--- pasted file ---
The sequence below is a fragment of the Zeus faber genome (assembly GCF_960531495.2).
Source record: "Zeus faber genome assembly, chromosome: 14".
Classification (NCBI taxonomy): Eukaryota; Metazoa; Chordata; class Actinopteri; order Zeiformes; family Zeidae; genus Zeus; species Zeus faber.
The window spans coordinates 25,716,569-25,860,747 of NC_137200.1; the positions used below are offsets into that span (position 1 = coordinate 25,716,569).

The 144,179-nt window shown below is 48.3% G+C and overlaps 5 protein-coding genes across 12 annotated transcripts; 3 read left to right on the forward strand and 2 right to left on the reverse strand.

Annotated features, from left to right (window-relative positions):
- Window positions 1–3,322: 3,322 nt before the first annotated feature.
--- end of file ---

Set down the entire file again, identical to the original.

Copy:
The sequence below is a fragment of the Zeus faber genome (assembly GCF_960531495.2).
Source record: "Zeus faber genome assembly, chromosome: 14".
Classification (NCBI taxonomy): Eukaryota; Metazoa; Chordata; class Actinopteri; order Zeiformes; family Zeidae; genus Zeus; species Zeus faber.
The window spans coordinates 25,716,569-25,860,747 of NC_137200.1; the positions used below are offsets into that span (position 1 = coordinate 25,716,569).

The 144,179-nt window shown below is 48.3% G+C and overlaps 5 protein-coding genes across 12 annotated transcripts; 3 read left to right on the forward strand and 2 right to left on the reverse strand.

Annotated features, from left to right (window-relative positions):
- Window positions 1–3,322: 3,322 nt before the first annotated feature.